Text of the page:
These are not good times for the Republic (and if you laughed or scratched your head at me calling America a republic, I rest my case).
But they are amusing times, at least for those of us capable of extracting some measure of mirth and schadenfreude from the president's predicament.
With the sand running out on the Obama presidency, it's finally dawning on the president's friends and fans that he can be a real jerk.
Consider the Washington Post's Dana Milbank. For the last six years, he's spent much of his time rolling his eyes and sneering at Republicans. His subspecialty is heaping ridicule on conservative complaints about, well, everything and anything. If it bothers conservatives, it must be irrational, partisan, churchy, fake, hypocritical -- or all of the above. Meanwhile, poor Barack Obama, while not always without fault in Milbank's eyes, is the grown-up, the good guy trying to do good things amidst a mob of malcontents and ideologues.
That is, until this month. President Obama wants to get a trade deal passed. He needs Democrats to do it. But, Milbank laments, Obama's blowing it.
"Let's suppose you are trying to bring a friend around to your point of view," Milbank writes. "Would you tell her she's emotional, illogical, outdated and not very smart? Would you complain that he's being dishonest, fabricating falsehoods and denying reality with his knee-jerk response?"
"Such a method of a persuasion is likelier to get you a black eye than a convert," Milbank notes. "Yet this is how President Obama treats his fellow Democrats on trade ..."
Yes, well, true enough. But lost on Milbank is the fact that this is precisely how Obama treats everyone who disagrees with him. When Obama -- who ran for office touting his ability to work with Republicans and vowing to cure the partisan dysfunction in Washington -- treated Republicans in a far ruder and shabbier way, Milbank celebrated.
Of course, he was hardly alone. The president has spent his entire presidency insisting that his political opponents are, to borrow a phrase from Milbank, "emotional, illogical, outdated and not very smart." Republicans, in Obama's view, are always dishonest, fabricating falsehoods and denying reality with their knee-jerk responses.
To pick just one of countless examples, there was a White House summit on health care in 2010. The president invited members of Congress to discuss the issue in good faith. He then proceeded to treat every concern, objection and argument from Republicans as dumb, dishonest or emotional. They were, according to a column by Milbank, "stepping into Prof. Obama's classroom." Milbank marveled at how the "teacher" treated them all "like his undisciplined pupils." Whenever someone said anything politically inconvenient, the president replied that those were just partisan "talking points."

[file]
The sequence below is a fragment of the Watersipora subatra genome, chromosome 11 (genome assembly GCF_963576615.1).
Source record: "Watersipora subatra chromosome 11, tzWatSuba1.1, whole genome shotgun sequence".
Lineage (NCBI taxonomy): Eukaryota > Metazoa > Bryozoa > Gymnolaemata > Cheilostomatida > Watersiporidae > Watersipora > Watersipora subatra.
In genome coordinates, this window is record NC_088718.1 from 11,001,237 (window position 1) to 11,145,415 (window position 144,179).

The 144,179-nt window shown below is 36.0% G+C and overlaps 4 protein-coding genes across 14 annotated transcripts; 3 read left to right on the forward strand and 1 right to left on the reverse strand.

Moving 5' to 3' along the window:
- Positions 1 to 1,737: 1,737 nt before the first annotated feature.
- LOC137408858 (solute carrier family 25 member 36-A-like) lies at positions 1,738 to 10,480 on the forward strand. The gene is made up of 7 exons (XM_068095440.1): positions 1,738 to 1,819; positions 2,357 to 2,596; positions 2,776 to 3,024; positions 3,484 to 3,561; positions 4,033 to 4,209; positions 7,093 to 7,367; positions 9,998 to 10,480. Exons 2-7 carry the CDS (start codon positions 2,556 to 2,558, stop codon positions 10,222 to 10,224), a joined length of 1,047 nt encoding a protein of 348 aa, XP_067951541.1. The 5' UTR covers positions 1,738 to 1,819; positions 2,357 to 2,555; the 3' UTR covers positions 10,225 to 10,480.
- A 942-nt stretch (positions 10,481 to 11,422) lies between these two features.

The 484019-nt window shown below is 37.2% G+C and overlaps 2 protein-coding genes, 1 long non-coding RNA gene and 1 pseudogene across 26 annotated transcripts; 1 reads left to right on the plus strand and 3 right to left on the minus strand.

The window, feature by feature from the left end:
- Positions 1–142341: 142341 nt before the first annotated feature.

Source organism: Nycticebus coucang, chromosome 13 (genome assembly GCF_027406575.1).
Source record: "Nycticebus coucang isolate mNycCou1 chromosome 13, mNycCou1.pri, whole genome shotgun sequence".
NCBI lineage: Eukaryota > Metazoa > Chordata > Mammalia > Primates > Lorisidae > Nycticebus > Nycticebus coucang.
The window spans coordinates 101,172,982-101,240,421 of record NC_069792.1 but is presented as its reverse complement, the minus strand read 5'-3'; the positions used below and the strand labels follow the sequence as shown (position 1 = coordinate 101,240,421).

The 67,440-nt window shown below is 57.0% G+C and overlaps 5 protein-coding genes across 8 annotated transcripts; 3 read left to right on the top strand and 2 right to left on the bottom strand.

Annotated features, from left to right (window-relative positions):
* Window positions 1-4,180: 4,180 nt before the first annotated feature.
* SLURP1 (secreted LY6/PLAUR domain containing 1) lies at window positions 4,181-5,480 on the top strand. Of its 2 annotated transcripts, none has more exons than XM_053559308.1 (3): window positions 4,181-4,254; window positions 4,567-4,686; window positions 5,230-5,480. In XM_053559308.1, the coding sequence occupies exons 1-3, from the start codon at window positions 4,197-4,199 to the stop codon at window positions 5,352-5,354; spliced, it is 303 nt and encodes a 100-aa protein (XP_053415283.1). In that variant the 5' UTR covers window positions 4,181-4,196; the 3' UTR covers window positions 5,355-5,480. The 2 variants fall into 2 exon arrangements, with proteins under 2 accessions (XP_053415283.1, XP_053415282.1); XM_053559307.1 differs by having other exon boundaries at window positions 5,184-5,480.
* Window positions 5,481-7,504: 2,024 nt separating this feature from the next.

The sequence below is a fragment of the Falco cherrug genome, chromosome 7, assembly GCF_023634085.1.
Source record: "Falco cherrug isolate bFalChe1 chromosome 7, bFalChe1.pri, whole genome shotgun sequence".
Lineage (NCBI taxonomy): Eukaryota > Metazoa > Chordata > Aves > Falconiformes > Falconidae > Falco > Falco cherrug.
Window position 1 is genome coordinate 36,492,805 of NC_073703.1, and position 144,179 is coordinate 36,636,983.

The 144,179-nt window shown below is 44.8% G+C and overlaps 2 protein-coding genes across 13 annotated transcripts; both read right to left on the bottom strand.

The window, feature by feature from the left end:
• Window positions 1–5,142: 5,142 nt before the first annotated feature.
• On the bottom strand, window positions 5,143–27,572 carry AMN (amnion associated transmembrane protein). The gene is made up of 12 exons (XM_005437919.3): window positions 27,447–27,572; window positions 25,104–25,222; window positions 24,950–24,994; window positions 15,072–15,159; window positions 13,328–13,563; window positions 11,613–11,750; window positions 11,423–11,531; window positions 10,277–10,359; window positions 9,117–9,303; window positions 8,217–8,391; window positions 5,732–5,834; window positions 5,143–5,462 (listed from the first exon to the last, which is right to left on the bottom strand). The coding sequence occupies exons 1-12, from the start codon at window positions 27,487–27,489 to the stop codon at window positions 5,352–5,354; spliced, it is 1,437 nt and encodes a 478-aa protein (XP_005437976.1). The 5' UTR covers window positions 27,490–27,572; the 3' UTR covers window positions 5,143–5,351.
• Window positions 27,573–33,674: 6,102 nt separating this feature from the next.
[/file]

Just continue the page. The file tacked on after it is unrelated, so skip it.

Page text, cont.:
When Sen. John McCain, his opponent in the previous election, noted that Obama had broken numerous promises and that the 2,400-page bill was a feeding trough for special interests, Obama eye-rolled. "Let me just make this point, John," Obama said. "We're not campaigning anymore. The election's over."
He responded to Sen. Lamar Alexander -- he called him "Lamar" -- "this is an example of where we've got to get our facts straight." When it was Rep. John Boehner's turn to speak, Obama reprimanded "John" for trotting out "the standard talking points" and, in the words of a palpably impressed Milbank, forced Boehner to "wear the dunce cap."
Again, this was all quintessential Obama then, and it's quintessential Obama now. All that has changed is that he's doing the exact same thing to Democrats, and it's making them sad. Specifically, he's accused Sen. Elizabeth Warren of not having her facts straight. He says she's just a politician following her partisan self-interest.
But here's the hilarious part: Liberals can't take it. The president of NOW, Terry O'Neill, accused Obama of being sexist. O'Neill sniped that Obama's "clear subtext is that the little lady just doesn't know what she's talking about." She added, "I think it was disrespectful." Both O'Neill and Sen. Sherrod Brown also sniff sexism in the fact that Obama referred to Warren as "Elizabeth."
"I think referring to her as first name, when he might not have done that for a male senator, perhaps?" Brown mused with his typical syntactical ineptness.
Of course, in that White House health care summit and in nearly every other public meeting with Republican senators and congressmen, he referred to them all by their first names.
The great irony is that when Republicans complain about Obama's haughtiness and arrogance, liberals accuse them of being racist. I hope I don't miss that phase of this spat while I'm off making the popcorn.
Comment by clicking here.
Jonah Goldberg is a fellow at the American Enterprise Institute and editor-at-large of National Review Online.